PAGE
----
I have to say that between this, The Water Dancer, and The Black Panther series, Ta-Nehisi Coates likes his badass women--both as protagonists and antagonists. In a comic bo
Travis Duke
Nov 13, 2019 rated it really liked it
A good follow up to vol.1 Coates is crafting a deeper story but it also feels very familiar at the same time. Captain is still dealing with the aftermath of the Hydra Supreme. It is clear now the ripples after the Hydra event are just beginning and Steve has a hard road, but he wont be alone! The Daughters of Liberty are a rad bunch of women who kick ass and take names and they are gonna help Steve out. The end of this book ramps up nicely with a big fight and some big ideas. Captain America is ...more
Oct 12, 2019 rated it liked it
It was good but a little long and confusing. While the art was nice some of the layouts were difficult to read. There were too many double page spreads where you couldn't tell which direction to read. ...more
Scott Lee
Oct 26, 2019 rated it really liked it
Coates does solid work here, exploring what it means for Steve to be Captain America with the MU's America being in the state it's in following the events of the Secret Empire storyline, and frame-up for murder with which this volume opens. The story's a slow build, with most of the action left to the "Daughters of Liberty," a group of superheroines that includes, Sue Storm, Mockingbird, Jessica Drew, and a few others. (Natasha would be a natural, but isn't there.)

Our primary villains here are
Feb 26, 2020 rated it really liked it
So all the conspiring the enemies did against Cap in the last issue have paid off here. He is framed an put in jail. Nice watching Cap trying to survive in there and really awesome watching the Daughters of Liberty kick ass and save the day. I have really been digging the pacing of this whole series so far. Sometimes you don’t need to rush your way to the end. I love Coates slow steady pace. Then that reveal of the Dryad?!?!?! So ready for vol 3!!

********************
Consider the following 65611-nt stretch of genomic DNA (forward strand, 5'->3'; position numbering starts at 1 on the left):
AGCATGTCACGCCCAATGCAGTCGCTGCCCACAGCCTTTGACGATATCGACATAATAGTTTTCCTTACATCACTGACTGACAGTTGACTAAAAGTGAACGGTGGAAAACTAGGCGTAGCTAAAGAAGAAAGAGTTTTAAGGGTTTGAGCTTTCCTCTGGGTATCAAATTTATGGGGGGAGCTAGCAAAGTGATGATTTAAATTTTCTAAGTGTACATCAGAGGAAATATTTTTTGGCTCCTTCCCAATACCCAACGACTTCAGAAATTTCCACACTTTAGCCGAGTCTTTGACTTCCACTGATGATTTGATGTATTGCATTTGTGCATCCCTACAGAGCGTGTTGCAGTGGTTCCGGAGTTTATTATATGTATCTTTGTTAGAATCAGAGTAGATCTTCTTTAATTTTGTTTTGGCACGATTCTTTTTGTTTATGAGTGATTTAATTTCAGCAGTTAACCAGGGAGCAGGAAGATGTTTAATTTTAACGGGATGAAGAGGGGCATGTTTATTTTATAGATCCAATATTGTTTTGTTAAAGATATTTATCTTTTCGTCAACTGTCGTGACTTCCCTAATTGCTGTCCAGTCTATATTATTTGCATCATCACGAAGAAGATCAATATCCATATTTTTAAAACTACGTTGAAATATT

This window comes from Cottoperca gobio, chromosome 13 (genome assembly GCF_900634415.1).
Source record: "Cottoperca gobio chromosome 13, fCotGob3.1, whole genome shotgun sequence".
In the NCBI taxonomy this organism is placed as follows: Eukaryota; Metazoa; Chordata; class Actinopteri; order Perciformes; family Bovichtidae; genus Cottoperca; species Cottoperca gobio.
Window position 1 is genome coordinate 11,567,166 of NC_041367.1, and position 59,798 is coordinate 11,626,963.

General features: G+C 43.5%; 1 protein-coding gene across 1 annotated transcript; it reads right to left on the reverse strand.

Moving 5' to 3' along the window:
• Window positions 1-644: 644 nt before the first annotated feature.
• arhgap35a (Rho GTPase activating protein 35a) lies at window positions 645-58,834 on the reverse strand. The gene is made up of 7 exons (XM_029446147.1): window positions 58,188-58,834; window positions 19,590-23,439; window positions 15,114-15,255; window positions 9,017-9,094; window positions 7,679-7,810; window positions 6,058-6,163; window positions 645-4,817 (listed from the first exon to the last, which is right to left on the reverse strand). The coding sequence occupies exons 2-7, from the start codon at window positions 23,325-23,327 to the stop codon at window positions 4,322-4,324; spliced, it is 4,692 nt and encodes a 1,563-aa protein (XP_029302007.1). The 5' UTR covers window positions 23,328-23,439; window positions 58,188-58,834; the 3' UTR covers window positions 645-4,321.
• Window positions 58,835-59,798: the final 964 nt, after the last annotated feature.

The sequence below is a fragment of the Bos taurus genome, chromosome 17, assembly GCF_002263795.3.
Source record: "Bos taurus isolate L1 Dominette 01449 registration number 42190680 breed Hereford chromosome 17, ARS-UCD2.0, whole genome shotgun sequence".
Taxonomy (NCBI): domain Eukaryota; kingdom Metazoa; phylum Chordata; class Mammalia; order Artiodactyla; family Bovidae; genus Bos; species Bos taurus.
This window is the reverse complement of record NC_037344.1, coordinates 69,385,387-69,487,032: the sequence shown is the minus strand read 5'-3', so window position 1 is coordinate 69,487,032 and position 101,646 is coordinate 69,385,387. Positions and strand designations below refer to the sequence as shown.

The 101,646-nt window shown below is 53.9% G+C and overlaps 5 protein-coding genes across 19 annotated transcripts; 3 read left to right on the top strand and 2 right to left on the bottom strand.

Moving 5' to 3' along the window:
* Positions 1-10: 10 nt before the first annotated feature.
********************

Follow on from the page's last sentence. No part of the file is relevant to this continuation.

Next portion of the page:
Alex Sarll
"You don't serve any government, Steve, you serve a country. And a country needs ideals. It needs dreams."
"And what are the contents of those dreams? Freedom. Democracy. The right of people to choose. This is the world they've chosen. This is the world they wanted."

Captain America is discredited, smeared by association with his Hydra double and a death which looks a lot like it was caused by the shield. Meanwhile the likes of von Strucker, lifelong Hydra who only left because it wasn't racist en
Bonnie McDaniel
Mar 13, 2020 rated it really liked it
I've been following Ta-Nehisi Coates as a writer for some time--I've read his essays and purchased his novel, The Water Dancer--and I also have the first two volumes of his Black Panther run. The difference between Black Panther: A Nation Under Our Feet and this volume is considerable. He has found his feet as far as comics writing goes, and this is the best I've yet seen from him.

This volume is pretty introspective, with many of Steve's interior thought bubbles decorating the panels, but given
Dec 30, 2019 rated it liked it
Ta-Nehisi Coates returns to the political drama surrounding his run on Captain America with the second volume under his direction. Wanted for the murder of General Thunderbolt Ross, Steve Rogers decides his best option is to turn himself in. As he learns to survive in the Myrmidon prison for super criminals, his female allies rally together to get at the heart of the conspiracy. These Daughters of Liberty - which include Invisible Woman, Spide-Woman, Mockingbird, Echo, White Tiger, Misty Knight, ...more
Adam Fisher
Dec 06, 2019 rated it really liked it